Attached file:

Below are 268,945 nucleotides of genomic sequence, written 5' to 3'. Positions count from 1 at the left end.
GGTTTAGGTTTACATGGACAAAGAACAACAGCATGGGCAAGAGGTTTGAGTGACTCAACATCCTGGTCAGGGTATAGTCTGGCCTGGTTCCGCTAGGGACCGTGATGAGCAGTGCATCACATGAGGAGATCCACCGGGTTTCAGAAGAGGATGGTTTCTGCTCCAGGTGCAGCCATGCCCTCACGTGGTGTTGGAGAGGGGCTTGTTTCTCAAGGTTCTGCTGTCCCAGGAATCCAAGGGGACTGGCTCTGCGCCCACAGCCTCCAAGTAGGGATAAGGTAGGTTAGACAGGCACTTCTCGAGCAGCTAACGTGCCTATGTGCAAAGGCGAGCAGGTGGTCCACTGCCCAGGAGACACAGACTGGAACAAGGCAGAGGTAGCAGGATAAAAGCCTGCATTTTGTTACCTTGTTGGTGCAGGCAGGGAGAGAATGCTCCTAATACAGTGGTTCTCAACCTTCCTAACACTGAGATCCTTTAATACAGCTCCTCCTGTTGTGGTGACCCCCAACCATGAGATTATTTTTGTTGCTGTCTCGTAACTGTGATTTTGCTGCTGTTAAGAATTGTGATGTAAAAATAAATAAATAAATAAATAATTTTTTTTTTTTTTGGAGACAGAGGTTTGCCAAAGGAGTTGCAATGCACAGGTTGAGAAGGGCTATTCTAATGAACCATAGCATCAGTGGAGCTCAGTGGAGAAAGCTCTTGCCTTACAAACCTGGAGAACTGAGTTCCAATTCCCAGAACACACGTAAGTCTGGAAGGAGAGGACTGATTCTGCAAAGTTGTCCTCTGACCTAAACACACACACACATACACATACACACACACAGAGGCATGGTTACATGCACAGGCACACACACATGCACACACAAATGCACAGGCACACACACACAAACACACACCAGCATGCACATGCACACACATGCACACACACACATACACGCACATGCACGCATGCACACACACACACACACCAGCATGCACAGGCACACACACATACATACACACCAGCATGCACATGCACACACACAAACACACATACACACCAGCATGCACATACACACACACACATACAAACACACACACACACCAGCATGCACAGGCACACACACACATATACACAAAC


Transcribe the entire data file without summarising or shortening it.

Below are 268,945 nucleotides of genomic sequence, written 5' to 3'. Positions count from 1 at the left end.
GGTTTAGGTTTACATGGACAAAGAACAACAGCATGGGCAAGAGGTTTGAGTGACTCAACATCCTGGTCAGGGTATAGTCTGGCCTGGTTCCGCTAGGGACCGTGATGAGCAGTGCATCACATGAGGAGATCCACCGGGTTTCAGAAGAGGATGGTTTCTGCTCCAGGTGCAGCCATGCCCTCACGTGGTGTTGGAGAGGGGCTTGTTTCTCAAGGTTCTGCTGTCCCAGGAATCCAAGGGGACTGGCTCTGCGCCCACAGCCTCCAAGTAGGGATAAGGTAGGTTAGACAGGCACTTCTCGAGCAGCTAACGTGCCTATGTGCAAAGGCGAGCAGGTGGTCCACTGCCCAGGAGACACAGACTGGAACAAGGCAGAGGTAGCAGGATAAAAGCCTGCATTTTGTTACCTTGTTGGTGCAGGCAGGGAGAGAATGCTCCTAATACAGTGGTTCTCAACCTTCCTAACACTGAGATCCTTTAATACAGCTCCTCCTGTTGTGGTGACCCCCAACCATGAGATTATTTTTGTTGCTGTCTCGTAACTGTGATTTTGCTGCTGTTAAGAATTGTGATGTAAAAATAAATAAATAAATAAATAATTTTTTTTTTTTTTGGAGACAGAGGTTTGCCAAAGGAGTTGCAATGCACAGGTTGAGAAGGGCTATTCTAATGAACCATAGCATCAGTGGAGCTCAGTGGAGAAAGCTCTTGCCTTACAAACCTGGAGAACTGAGTTCCAATTCCCAGAACACACGTAAGTCTGGAAGGAGAGGACTGATTCTGCAAAGTTGTCCTCTGACCTAAACACACACACACATACACATACACACACACAGAGGCATGGTTACATGCACAGGCACACACACATGCACACACAAATGCACAGGCACACACACACAAACACACACCAGCATGCACATGCACACACATGCACACACACACATACACGCACATGCACGCATGCACACACACACACACACCAGCATGCACAGGCACACACACATACATACACACCAGCATGCACATGCACACACACAAACACACATACACACCAGCATGCACATACACACACACACATACAAACACACACACACACCAGCATGCACAGGCACACACACACATATACACAAAC